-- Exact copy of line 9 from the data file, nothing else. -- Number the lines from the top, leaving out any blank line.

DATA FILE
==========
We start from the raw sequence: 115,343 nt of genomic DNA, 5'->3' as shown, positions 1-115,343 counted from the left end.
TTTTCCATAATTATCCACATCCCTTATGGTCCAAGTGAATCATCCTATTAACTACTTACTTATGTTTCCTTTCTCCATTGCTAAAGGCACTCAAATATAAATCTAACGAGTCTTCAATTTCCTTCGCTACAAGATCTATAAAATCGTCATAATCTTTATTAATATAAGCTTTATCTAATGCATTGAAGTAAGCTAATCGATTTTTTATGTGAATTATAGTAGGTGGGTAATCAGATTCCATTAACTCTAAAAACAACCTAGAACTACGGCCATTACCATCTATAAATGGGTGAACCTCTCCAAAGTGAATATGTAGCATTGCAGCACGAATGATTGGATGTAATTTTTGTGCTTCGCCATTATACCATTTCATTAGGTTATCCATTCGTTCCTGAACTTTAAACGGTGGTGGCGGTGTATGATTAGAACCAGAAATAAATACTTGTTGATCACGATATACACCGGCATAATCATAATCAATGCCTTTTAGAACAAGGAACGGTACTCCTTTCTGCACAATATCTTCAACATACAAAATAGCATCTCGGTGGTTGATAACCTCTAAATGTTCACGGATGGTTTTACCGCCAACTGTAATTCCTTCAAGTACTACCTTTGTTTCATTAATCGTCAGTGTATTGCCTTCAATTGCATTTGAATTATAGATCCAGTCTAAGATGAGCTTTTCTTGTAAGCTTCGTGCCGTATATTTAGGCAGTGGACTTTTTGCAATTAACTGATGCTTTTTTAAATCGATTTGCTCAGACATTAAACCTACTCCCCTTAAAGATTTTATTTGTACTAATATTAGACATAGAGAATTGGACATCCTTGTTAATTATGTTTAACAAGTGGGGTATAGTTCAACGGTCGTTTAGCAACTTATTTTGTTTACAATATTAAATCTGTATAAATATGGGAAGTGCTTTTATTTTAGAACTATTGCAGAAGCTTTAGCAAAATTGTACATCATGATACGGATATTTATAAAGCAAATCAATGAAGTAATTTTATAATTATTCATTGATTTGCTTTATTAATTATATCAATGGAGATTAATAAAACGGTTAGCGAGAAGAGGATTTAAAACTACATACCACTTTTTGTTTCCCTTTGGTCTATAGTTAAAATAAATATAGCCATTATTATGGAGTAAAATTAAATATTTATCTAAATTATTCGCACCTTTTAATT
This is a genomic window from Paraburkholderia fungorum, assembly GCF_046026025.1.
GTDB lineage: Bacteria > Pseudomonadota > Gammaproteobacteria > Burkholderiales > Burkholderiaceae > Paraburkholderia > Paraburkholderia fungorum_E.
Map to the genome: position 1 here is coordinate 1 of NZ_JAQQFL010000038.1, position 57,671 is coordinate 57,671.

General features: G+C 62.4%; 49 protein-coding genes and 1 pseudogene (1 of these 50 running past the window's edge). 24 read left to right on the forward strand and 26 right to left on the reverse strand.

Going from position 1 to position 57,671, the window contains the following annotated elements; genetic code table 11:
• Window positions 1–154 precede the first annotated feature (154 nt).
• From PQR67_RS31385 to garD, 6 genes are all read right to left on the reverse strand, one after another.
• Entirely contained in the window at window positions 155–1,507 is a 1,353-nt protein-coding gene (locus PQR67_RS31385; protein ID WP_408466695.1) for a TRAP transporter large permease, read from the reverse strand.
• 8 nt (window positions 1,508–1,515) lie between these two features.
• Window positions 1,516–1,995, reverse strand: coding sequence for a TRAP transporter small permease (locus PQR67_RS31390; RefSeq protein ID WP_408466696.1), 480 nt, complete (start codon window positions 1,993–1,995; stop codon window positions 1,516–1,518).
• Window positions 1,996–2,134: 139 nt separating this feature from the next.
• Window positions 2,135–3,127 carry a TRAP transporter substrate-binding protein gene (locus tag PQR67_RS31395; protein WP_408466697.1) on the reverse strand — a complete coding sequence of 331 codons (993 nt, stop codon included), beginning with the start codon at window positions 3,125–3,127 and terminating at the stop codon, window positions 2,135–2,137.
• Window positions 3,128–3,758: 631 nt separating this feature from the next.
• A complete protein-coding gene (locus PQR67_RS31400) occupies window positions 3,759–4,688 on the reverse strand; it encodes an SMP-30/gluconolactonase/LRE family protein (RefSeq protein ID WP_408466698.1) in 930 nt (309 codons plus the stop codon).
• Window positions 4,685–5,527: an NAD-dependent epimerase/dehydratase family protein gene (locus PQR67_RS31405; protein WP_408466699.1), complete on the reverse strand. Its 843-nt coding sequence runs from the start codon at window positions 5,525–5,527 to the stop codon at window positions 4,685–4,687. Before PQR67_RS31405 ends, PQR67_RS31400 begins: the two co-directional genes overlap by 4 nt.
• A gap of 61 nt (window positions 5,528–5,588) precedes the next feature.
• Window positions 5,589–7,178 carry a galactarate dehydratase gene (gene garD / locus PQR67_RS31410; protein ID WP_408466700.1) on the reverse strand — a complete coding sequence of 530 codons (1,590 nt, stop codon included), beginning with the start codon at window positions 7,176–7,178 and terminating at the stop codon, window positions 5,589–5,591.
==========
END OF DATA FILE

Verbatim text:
• From PQR67_RS31385 to garD, 6 genes are all read right to left on the reverse strand, one after another.